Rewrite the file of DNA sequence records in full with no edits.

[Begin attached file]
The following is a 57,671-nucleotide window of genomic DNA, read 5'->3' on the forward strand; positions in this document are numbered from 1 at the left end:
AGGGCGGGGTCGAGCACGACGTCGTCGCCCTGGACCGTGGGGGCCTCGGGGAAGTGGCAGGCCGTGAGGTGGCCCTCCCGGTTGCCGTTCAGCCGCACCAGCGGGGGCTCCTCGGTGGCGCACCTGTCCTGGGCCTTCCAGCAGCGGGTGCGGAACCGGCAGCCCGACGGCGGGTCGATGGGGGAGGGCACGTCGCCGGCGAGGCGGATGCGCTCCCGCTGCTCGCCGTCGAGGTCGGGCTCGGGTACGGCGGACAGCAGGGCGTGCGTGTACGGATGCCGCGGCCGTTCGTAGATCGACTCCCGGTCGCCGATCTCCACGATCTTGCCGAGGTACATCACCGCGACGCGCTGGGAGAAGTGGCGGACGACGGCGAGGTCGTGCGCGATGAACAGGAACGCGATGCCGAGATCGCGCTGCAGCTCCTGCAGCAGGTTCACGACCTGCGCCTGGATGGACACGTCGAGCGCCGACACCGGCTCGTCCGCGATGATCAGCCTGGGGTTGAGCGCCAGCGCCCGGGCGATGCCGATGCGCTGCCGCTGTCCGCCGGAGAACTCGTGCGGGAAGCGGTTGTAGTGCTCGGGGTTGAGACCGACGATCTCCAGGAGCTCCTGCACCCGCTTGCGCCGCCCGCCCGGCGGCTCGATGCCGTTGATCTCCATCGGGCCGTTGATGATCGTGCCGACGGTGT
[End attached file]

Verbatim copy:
The following is a 57,671-nucleotide window of genomic DNA, read 5'->3' on the forward strand; positions in this document are numbered from 1 at the left end:
AGGGCGGGGTCGAGCACGACGTCGTCGCCCTGGACCGTGGGGGCCTCGGGGAAGTGGCAGGCCGTGAGGTGGCCCTCCCGGTTGCCGTTCAGCCGCACCAGCGGGGGCTCCTCGGTGGCGCACCTGTCCTGGGCCTTCCAGCAGCGGGTGCGGAACCGGCAGCCCGACGGCGGGTCGATGGGGGAGGGCACGTCGCCGGCGAGGCGGATGCGCTCCCGCTGCTCGCCGTCGAGGTCGGGCTCGGGTACGGCGGACAGCAGGGCGTGCGTGTACGGATGCCGCGGCCGTTCGTAGATCGACTCCCGGTCGCCGATCTCCACGATCTTGCCGAGGTACATCACCGCGACGCGCTGGGAGAAGTGGCGGACGACGGCGAGGTCGTGCGCGATGAACAGGAACGCGATGCCGAGATCGCGCTGCAGCTCCTGCAGCAGGTTCACGACCTGCGCCTGGATGGACACGTCGAGCGCCGACACCGGCTCGTCCGCGATGATCAGCCTGGGGTTGAGCGCCAGCGCCCGGGCGATGCCGATGCGCTGCCGCTGTCCGCCGGAGAACTCGTGCGGGAAGCGGTTGTAGTGCTCGGGGTTGAGACCGACGATCTCCAGGAGCTCCTGCACCCGCTTGCGCCGCCCGCCCGGCGGCTCGATGCCGTTGATCTCCATCGGGCCGTTGATGATCGTGCCGACGGTGT